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Chemical Shift Mapped DNA-Binding Sites and 15N Relaxation Analysis of the C-Terminal KH Domain of Heterogeneous Nuclear Ribonucleoprotein K

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journal contribution
posted on 27.04.2000 by James L. Baber, David Levens, Daniel Libutti, Nico Tjandra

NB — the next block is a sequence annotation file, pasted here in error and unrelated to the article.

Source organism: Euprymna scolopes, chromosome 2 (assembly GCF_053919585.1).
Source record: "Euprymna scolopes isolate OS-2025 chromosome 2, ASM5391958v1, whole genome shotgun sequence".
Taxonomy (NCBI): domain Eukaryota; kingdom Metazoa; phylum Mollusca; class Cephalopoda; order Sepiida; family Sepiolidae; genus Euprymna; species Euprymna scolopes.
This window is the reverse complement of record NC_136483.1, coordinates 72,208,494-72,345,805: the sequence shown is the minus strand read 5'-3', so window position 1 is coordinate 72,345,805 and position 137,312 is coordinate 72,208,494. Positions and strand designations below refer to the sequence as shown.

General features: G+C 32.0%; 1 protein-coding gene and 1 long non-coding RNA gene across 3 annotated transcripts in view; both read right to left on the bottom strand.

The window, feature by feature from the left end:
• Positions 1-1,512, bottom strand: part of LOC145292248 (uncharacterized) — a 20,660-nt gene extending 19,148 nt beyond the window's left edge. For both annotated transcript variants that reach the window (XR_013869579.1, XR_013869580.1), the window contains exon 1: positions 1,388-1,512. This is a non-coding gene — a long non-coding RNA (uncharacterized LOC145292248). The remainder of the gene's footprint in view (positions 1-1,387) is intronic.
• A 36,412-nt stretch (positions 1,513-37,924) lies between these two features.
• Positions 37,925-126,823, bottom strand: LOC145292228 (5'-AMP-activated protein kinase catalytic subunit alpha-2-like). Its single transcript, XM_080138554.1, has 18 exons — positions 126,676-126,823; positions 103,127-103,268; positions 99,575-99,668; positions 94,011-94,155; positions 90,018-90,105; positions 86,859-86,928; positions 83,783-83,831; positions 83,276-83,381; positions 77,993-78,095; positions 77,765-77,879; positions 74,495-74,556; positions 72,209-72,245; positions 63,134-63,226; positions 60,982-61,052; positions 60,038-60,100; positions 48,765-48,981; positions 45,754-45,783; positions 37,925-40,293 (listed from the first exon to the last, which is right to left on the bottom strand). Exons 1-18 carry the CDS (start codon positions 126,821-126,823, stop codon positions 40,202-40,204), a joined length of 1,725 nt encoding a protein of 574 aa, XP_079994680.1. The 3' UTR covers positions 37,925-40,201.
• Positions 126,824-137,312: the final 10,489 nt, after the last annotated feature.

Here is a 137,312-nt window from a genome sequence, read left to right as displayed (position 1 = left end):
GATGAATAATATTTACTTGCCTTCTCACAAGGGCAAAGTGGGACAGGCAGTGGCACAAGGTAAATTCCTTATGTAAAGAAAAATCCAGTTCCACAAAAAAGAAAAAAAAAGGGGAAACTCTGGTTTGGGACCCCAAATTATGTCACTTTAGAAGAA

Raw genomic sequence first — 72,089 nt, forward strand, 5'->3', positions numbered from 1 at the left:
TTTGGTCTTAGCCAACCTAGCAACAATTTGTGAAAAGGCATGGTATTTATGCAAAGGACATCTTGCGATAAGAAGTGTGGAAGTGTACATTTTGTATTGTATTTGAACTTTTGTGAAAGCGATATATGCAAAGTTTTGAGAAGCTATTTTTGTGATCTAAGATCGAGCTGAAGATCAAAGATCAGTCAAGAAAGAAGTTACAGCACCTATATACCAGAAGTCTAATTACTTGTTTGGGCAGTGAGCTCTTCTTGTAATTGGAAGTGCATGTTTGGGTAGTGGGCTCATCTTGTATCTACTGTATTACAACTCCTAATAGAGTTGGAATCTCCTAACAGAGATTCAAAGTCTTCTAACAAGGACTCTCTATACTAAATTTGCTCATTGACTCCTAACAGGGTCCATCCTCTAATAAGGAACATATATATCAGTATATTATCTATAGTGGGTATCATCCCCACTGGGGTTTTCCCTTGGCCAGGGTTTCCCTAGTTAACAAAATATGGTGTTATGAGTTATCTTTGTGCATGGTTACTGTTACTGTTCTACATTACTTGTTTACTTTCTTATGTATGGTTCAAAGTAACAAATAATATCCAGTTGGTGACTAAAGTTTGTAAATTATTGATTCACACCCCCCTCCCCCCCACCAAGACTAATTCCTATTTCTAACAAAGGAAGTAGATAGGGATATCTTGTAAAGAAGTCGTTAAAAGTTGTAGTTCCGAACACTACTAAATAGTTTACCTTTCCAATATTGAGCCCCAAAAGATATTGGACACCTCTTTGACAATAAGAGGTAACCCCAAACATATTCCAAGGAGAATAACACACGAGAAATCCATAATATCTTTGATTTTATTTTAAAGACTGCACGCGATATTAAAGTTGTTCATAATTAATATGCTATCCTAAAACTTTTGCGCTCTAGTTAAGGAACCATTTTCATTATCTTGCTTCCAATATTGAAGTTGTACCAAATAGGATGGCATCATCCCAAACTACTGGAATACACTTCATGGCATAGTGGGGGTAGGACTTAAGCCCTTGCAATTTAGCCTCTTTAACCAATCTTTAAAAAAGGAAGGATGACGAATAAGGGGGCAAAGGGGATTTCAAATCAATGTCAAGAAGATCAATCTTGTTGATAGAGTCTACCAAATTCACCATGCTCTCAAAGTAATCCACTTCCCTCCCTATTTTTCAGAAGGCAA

The K homology (KH) motif is one of the major classes of nucleic acid binding proteins. Some members of this family have been shown to interact with DNA while others have RNA targets. There have been no reports containing direct experimental evidence regarding the nature of KH module−DNA interaction. In this study, the interaction of the C-terminal KH domain of heterogeneous nuclear ribonucleoprotein K (KH3) with it's cognate single-stranded DNA (ssDNA) are investigated. Chemical shift perturbation mapping indicates that the first two helices, the conserved GxxG loop, β1, and β2, are the primary regions involved in DNA binding for KH3. The nature of the KH3−ssDNA interaction is further illuminated by a comparison of backbone 15N relaxation data for the bound and unbound KH3. Relaxation data are also used to confirm that the backbone of wild-type KH3 is structurally identical to that of the G26R mutant KH3, which was previously published. Amide proton exchange experiments indicate that the two helices involved in DNA binding are less stable than other regions of secondary structure and that a large portion of KH3 backbone amide hydrogens are protected in some manner upon ssDNA binding. The major backbone dynamics features of KH3 are similar to those of the structurally comparable human papillomavirus-31 E2 DNA binding domain. Secondary structure information for ssDNA-bound wild-type KH3 is also presented and shows that binding results in no global changes in the protein fold.

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